11. JimEWrld

    JimEWrld Member

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  12. Alberto

    Alberto Moderator Staff Member

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    No issues with the goal. Defender is not fouled. He just stands there and never makes an attempt to play the ball and the contact from the attacker in no way gains an unfair advantage. The defender probably will get an ass chewing in private from the technical director for failing to mark the attacker.
  13. code1390

    code1390 Member

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    I like the no call.
  14. Rufusabc

    Rufusabc Member+

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    I thought from reading the discussions in the Guardian it was going to be way worse. For me, that's an absolute good goal at that level.
  15. Bubba Atlanta

    Bubba Atlanta Member+

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    What about in my U19 youth games? I have a hard time with headers where the "successful" attacker gets the ball but his carry through takes him through or down on top of his opponent - in other words where, like here, the attacker is jumping in as opposed to straight up.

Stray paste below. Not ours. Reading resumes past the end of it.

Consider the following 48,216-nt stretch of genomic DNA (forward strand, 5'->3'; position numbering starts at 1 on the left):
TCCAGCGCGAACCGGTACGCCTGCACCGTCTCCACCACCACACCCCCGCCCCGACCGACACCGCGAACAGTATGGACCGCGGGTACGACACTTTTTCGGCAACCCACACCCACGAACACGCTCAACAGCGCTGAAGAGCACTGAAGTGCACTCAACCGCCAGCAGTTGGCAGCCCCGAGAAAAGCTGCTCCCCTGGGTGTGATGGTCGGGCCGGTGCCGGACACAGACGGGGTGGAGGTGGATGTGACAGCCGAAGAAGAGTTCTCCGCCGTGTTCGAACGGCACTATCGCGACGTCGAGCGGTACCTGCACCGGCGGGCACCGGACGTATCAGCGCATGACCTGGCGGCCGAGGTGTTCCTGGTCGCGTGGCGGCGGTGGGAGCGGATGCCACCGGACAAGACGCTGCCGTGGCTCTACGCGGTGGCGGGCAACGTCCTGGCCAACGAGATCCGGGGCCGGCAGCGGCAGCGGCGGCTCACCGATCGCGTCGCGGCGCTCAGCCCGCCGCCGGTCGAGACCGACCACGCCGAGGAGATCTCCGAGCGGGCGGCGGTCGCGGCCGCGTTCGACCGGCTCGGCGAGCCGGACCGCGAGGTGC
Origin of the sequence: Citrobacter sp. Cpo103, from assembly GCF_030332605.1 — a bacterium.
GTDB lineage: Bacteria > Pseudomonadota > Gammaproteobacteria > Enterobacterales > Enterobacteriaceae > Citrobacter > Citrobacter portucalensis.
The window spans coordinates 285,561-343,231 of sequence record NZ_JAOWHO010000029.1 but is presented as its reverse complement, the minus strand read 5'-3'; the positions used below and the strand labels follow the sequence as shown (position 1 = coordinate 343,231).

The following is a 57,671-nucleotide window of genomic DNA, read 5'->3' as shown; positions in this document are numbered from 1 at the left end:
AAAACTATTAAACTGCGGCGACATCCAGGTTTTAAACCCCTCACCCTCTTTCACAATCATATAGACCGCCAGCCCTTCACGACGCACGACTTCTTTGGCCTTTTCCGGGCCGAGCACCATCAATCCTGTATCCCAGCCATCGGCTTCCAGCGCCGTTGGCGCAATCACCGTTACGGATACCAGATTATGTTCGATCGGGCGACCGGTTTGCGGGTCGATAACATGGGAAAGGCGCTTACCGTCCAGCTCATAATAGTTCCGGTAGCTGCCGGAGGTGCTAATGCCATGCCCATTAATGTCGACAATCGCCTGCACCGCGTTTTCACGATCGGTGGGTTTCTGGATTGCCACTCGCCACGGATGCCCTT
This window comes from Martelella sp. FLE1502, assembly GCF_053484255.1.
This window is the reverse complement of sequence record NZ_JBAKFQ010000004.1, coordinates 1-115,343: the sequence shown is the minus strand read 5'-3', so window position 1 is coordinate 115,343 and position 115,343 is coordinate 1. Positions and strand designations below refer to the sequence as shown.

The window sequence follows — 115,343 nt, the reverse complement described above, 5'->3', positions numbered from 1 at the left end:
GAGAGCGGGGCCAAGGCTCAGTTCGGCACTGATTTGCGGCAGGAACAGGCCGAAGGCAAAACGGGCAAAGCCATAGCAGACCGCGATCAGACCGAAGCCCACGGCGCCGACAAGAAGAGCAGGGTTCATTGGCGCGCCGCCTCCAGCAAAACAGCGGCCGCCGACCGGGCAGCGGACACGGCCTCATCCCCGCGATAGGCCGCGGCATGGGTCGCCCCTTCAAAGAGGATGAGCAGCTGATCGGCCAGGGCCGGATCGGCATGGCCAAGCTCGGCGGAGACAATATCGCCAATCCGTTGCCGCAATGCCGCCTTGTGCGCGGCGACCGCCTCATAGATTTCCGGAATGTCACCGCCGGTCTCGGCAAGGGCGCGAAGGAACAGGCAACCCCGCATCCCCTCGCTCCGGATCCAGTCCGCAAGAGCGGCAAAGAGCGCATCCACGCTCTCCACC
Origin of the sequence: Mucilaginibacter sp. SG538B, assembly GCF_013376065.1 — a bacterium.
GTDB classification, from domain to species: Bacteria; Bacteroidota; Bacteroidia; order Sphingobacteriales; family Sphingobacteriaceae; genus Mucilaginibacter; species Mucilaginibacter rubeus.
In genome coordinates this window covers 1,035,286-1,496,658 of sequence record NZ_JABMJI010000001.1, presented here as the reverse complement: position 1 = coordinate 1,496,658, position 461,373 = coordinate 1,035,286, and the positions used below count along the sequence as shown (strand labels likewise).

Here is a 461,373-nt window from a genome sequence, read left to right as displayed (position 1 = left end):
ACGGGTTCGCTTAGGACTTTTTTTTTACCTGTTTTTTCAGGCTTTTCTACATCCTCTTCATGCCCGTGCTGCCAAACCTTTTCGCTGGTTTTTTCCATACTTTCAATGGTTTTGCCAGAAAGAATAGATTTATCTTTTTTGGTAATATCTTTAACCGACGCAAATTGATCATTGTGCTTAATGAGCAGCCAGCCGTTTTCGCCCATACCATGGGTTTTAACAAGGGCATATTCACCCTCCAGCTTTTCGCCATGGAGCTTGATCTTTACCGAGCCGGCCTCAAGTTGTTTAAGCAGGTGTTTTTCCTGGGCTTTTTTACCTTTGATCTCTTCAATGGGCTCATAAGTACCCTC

We say of a tackle that getting the ball does not necessarily mean it's not still a foul, particularly when the follow through takes the tackler through the opponent in a careless manner. Is it any different with headers? If so, why?

    Also, while I haven't looked at this play more than twice, it looked to me like the attacker was just possibly levering himself up on his opponent's shoulders. Without arguing over whether or not that actually occurred in this case, can we agree that if he had done so it would have been not just a foul but also a caution?
  16. socal lurker

    socal lurker Member+

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    Because? . . . .

    (The ATR example under USB of using an artificial device references leveraging [a presumably willing] teammate. It is necessary as a caution because one can't foul a teammate so it is a caution or nothing. I see no need to caution simply for attempting to climb an opponent -- call the foul and move on. (Of course, if reaches the level of being reckless, then a caution would be warranted.))
  17. Bubba Atlanta

    Bubba Atlanta Member+